prehistoric footprints

We have a special place for footprints:   Grauman’s Chinese Theater has recent celebrities’, Astaire studios have various dance steps on their floor for instructional purposes, the footprint in stone of the ancient king at Dal Riada in Scotland (in which my wife’s foot fitted exactly), and so on.  We have uncovered fossilized Homo footprints from long ago, including some in Kenya dated at 1.5 million years ago and another recent find in the UK dated at 850,000 years ago.  And then we have the footprints discussed in  the 7/11/15 edition of Science News (a fabulous edition with more blogs to come) found in France’s Tuc d’Audobert Cave.  Paleontologists brought in modern trackers from a tribe in Africa where everyone learns to track animals and to identify footprints of family and friends.  Pretty smart, eh?  Both the tribesmen and the scientists who brought them in to use their skills.  The trackers identified footprints from some ancients carrying something heavy and then those same ancients walking back to the the place where clay was dug to make bison sculptures.  The dug out hole matched the amount of clay needed for the sculptures.  The trackers were able to speculate knowledgeably about who these individuals were, e.g., sex and age.  Some paleontologists not associated with this effort expressed caution, saying people were different back then, but we are talking about only roughly 15,000 years ago and about prints easily identified as Homo, so I do not understand their hesitancy to accept that these findings have some validity (except as some academic prissiness).  It is a good read if you can find it.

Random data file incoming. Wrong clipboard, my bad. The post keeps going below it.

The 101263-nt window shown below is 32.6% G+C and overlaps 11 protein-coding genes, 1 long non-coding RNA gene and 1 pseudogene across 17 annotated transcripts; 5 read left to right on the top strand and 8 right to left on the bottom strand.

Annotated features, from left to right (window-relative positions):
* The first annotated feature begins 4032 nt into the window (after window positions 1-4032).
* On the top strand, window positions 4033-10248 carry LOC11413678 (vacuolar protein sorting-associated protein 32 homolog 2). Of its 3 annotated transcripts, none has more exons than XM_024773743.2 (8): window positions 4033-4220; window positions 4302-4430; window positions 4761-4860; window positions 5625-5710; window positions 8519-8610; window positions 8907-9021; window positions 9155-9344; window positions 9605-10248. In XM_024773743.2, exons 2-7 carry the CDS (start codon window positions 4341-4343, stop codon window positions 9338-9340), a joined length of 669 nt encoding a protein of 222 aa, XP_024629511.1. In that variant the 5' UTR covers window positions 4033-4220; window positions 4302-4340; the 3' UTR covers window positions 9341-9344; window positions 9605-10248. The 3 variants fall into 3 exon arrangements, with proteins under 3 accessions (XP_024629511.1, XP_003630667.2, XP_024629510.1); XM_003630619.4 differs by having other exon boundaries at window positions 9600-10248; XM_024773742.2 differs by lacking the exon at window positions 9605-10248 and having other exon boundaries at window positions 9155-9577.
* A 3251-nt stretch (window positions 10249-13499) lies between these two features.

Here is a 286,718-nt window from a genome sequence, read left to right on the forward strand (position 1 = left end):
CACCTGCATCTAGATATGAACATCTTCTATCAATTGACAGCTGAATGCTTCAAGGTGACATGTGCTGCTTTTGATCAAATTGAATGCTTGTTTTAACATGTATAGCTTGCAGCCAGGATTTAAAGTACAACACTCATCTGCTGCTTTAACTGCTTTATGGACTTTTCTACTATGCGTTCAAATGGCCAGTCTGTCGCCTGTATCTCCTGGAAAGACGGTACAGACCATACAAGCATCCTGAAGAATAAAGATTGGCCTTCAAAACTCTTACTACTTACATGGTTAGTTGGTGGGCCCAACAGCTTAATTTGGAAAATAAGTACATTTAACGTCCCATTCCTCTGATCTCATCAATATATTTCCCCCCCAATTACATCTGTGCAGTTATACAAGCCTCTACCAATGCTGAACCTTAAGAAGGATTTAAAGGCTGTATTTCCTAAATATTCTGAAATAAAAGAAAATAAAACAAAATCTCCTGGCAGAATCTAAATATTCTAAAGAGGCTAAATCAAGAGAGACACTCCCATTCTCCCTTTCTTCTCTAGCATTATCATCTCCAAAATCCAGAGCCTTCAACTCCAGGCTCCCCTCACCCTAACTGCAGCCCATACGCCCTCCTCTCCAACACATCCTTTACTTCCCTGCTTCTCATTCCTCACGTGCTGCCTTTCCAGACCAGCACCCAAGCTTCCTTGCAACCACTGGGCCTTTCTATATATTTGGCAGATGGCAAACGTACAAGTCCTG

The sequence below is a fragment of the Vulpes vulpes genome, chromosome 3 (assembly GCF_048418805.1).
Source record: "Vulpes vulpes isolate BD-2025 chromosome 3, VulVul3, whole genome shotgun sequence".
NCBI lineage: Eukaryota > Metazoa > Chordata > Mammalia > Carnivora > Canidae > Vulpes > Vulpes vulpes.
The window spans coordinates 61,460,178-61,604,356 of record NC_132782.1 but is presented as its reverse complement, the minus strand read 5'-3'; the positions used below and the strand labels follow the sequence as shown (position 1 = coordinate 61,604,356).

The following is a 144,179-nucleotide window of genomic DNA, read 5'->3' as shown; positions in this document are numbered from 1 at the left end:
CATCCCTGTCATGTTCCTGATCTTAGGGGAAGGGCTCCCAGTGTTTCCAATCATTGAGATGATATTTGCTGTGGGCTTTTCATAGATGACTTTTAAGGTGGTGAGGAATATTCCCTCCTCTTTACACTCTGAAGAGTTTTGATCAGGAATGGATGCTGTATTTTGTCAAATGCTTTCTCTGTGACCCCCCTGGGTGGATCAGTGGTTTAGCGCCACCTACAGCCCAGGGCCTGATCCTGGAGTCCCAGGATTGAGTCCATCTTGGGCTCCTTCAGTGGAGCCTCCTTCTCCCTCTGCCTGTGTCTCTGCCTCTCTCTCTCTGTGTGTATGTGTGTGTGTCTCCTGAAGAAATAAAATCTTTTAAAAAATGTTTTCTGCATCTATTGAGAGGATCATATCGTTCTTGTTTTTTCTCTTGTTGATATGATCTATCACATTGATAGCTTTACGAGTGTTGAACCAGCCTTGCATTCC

BUT what really caught my eye was this:  Some of the prehistoric prints come from heel walking, i.e., walking only on the heels which leaves less individually identifiable information than regular walking.  Paleontologists have hypothesized that these heel prints came from some ritual dancers, but the African trackers disagreed.  They said that for them, heel walking is a way of leaving no identifiable tracks, which would suggest that whoever left these tracks wanted to remain anonymous.

WOW!  One of my more imaginative speculations about why some prehistoric drawings were done so very deeply in caves is that the artists wanted to escape detection and censure from the authorities, i.e., art was frowned upon the chief or shaman (see post on ancient art of 6/17/15).  Maybe the sculptors here faced those very same issues.  Intriguing about our nature, I think.  Art is sometimes still a little edgy.  Travel on darkly.

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